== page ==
In 2015, a cave in Indonesia found the remains of an ancient woman's skeleton. It is believed that she has ancestry like no other human. Archaeologists now have a rare glimpse at the first settlers to leave the mainland Asia to begin their journey to New Guinea or Australia.
Bess, a 7,200-year-old human, was part of a culture known as Toaleans. They are thought to be related to the first settlers of Indonesia. The Toaleans' ancestors arrived from mainland Asia via sea at least 65,000 years ago during the last ice ages.
Although the Toalean culture didn't seem to have made it past Sulawesi on the Indonesian Island, it appears that their descendants continued to push forward.
This is what the inner ear bone from this Toalean woman indicates. Her ancient skull now contains the first known human DNA found in Wallacea, an ancient island that was once a gateway to New Guinea or Australia.
This map shows the location of Wallacea as well as where Bess was discovered. (Carlhoff et al., Nature, 2021)
Adam Brumm, an archaeologist from Griffith University in Australia, says that these seafaring hunters-gatherers were the earliest inhabitants Sahul. This supercontinent was formed during the Pleistocene, (Ice Age), when global sea levels dropped. It opened up a land bridge connecting Australia and New Guinea.
"To reach Sahul these pioneering people crossed the ocean through Wallacea to reach their destination. But little is known about their journeys."
Archaeologists debate today where the Toaleans came from and when they arrived at Wallacea. It is possible that the few artifacts and tools from their long-ago culture are only found on a small portion of the Indonesian island. This suggests that the culture was isolated and small.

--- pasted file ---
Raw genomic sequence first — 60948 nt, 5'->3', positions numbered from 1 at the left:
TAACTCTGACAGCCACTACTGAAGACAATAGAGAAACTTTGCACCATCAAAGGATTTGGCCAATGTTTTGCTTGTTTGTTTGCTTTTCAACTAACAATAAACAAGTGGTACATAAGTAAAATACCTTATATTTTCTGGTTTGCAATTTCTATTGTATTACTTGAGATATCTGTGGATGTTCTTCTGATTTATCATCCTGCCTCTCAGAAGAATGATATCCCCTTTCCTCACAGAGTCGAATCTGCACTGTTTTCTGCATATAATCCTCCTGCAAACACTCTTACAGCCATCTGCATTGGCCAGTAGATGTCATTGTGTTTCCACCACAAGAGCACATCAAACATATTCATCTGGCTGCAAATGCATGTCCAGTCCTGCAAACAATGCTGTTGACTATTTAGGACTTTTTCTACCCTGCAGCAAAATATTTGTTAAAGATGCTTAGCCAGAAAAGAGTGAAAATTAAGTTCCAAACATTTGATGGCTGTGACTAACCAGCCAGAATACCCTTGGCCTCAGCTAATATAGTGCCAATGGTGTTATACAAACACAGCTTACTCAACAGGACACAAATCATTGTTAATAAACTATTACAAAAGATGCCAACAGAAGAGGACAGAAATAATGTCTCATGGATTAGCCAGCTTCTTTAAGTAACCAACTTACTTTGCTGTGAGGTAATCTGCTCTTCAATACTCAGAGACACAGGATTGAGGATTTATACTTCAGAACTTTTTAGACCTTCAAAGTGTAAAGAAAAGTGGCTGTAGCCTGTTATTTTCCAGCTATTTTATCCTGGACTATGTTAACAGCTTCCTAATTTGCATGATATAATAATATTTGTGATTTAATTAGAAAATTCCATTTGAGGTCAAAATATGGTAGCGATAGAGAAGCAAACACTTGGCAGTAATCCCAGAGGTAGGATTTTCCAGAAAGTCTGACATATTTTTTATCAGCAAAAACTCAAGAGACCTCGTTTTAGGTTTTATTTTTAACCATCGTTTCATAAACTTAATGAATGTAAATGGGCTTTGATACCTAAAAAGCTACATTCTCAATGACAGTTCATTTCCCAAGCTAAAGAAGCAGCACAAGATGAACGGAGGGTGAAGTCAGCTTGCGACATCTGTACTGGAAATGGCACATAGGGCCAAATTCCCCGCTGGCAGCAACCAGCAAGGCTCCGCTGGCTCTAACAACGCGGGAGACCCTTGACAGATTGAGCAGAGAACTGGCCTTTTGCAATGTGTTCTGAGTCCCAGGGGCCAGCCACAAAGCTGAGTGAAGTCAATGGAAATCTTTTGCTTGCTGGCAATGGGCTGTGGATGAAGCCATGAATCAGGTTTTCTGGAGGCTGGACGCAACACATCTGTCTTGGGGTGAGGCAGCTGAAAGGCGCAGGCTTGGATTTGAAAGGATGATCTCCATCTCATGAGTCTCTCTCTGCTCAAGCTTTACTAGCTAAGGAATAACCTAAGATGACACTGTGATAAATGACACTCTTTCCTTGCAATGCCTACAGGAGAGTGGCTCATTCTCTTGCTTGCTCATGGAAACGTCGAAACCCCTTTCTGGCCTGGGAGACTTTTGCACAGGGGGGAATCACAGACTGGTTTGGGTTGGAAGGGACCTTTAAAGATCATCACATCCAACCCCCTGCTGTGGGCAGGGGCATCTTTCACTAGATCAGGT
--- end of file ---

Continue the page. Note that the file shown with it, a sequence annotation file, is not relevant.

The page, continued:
One of the few remaining pieces of evidence is the skull of Bess. A careful genomic analysis revealed that this 17--18-year-old Toalean Forager is genetically different from all other early humans. It appears she is an ancient in-betweener, stuck on an island between two supercontinents.
Bess shares approximately half of her genetic makeup with Indigenous Australians as well as people from New Guinea, the Western Pacific islands and others, which suggests that her ancestors kept island-hopping past Sulawesi.
Bess has no known ancestry to modern islanders. According to researchers, the Neolithic farmers of what is now Taiwan replaced the small Sulawesi culture around 3,500 years ago. The society was a mere memory by the 5th Century CE.
"The discovery and implications of Bess' genetic ancestry shows just how little we know about the early human story of our region and how much we still have to discover," says Brumm.
The Toalean woman, for example, appears to have significant Denisovan ancestry. This is similar to the cross-over of Neanderthals with modern Europeans.
This gene mixing occurred either before or after the settlement of Wallacea, on the mainland.
Another island near Sulawesi has revealed evidence of ancient hunter-gatherers without any Denisovan ancestry. This suggests that Sulawesi, or another Wallacean island, might have been an important place where archaic as well as modern humans mingled their genes.
The authors write that "the apparent presence of an archaic hominin population in southwestern Sulawesi is a possible source of the introgression event."
"Two studies in the past have indicated that two divergent Denisovan lines mingled into the ancestors Papuan individuals. However, our genomic data do not allow us to differentiate between one or more introgression pulses.
According to what we know, the ancestors of Papua New Guinea have a lower percentage of Denisovan-derived genetics than the Toalean woman. This indicates that Denisovan genetics became less valuable as humans moved away from Asia.
This is just one idea. Before we can properly trace the history and migration of humans across Asia Pacific, we need more genetic evidence.
Bess was, in fact, just one woman.
Nature published the study.